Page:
I regard it as the irresistible effect of the Copernican astronomy to have made the theological scheme of redemption absolutely incredible
I certainly know that I owe it [the Copernican theory] this duty, that as I have attested it as true in my deepest soul, and as I contemplate its beauty with incredible and ravishing delight, I should also publicly defend it to my readers with all the force at my command.johannes kepler
Mr. Darwin's hypothesis is not, so far as I am aware, inconsistent with any known biological fact; on the contrary, if admitted, the facts of Development, of Comparative Anatomy, of Geographical Distribution, and of Palaeontology, become connected together, and exhibit a meaning such as they never possessed before; and I, for one, am fully convinced that if not precisely true, that hypothesis is as near an approximation to the truth as, for example, the Copernican hypothesis was to the true theory of the planetary motions.thomas henry huxley
I am not very impressed with theological arguments whatever they may be used to support. Such arguments have often been found unsatisfactory in the past. In the time of Galileo it was argued that the texts, "And the sun stood still... and hasted not to go down about a whole day" (Joshua x. 13) and "He laid the foundations of the earth, that it should not move at any time" (Psalm cv. 5) were an adequate refutation of the Copernican theory.alan turing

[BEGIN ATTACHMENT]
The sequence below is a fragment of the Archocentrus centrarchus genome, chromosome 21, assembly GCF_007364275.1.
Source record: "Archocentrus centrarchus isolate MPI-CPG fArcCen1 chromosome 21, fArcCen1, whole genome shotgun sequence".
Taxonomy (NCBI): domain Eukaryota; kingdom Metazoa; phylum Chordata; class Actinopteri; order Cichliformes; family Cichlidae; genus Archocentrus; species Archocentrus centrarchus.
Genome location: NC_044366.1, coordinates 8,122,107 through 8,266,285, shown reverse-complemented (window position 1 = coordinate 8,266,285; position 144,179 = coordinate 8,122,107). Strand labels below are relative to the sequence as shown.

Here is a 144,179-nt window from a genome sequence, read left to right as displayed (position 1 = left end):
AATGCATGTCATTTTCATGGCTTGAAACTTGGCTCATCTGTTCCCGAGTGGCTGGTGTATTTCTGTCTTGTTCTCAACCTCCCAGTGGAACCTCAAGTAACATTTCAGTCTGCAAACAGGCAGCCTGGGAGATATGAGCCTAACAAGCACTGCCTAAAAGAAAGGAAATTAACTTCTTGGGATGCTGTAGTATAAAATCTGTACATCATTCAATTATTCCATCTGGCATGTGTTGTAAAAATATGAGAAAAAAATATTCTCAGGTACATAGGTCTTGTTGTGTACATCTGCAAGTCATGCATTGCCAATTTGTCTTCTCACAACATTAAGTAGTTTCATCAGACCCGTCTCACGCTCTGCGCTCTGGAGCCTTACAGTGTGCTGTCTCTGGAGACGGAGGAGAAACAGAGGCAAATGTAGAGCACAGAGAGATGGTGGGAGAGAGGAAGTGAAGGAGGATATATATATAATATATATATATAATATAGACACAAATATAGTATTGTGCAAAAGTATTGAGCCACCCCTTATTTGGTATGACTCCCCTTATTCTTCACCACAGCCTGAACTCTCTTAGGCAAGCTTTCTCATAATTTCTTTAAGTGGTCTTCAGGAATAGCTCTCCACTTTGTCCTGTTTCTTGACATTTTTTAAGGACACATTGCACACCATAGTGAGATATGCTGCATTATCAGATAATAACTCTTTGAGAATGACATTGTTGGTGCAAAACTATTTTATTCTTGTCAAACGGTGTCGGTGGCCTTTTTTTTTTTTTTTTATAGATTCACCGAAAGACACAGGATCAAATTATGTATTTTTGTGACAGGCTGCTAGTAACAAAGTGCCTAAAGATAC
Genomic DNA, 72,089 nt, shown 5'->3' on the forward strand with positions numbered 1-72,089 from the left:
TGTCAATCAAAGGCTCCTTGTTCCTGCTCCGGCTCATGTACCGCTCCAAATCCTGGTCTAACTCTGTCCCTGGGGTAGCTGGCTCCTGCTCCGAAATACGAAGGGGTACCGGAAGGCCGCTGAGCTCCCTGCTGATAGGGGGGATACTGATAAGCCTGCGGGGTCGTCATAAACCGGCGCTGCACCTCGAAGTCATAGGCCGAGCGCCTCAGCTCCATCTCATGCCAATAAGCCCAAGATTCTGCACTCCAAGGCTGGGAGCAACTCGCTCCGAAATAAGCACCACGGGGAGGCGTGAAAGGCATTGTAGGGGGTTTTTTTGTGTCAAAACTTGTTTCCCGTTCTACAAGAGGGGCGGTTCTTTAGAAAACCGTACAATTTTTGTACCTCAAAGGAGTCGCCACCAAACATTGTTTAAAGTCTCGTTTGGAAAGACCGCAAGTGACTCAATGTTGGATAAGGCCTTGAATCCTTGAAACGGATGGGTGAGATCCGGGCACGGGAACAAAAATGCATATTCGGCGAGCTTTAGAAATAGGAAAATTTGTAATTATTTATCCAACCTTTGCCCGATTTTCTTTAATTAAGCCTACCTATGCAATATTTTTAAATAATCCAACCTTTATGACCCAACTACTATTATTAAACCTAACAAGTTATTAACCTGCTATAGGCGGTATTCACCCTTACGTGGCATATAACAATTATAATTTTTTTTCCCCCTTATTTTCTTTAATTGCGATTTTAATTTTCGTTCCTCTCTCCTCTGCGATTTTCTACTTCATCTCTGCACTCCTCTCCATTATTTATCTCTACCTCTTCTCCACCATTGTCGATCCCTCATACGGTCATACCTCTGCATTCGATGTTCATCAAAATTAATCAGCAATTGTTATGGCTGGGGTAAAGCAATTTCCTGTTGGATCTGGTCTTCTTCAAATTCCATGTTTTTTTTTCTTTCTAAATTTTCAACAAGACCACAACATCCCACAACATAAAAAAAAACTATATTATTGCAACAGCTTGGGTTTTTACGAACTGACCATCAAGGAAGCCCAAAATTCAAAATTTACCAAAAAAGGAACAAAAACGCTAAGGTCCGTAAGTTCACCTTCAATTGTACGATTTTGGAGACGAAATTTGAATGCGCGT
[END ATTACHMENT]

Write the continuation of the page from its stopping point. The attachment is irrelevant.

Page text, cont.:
Galileo had the experience of beholding the heavens as they actually are for perhaps the first time, and wherever he looked he found evidence to support the Copernican system against the Ptolemaic , or at least weaken the authority of the ancients. This shattering experience of observing the depths of the universe, of being the first mortal to know what the heavens are actually like made so deep a an impression... that it is only by considering the events of 1609... that one can understand the subsequent direction of his life.
May not the sacred text, on a liberal interpretation, or with the benefit of new light reflected from nature, or derived from learning, be shewn to be as much in harmony with the novelties of this volume as it has been with geology and natural philosophy? What is there in the laws of organic creation more startling to the candid theologian than in the Copernican system or the natural formation of strata ?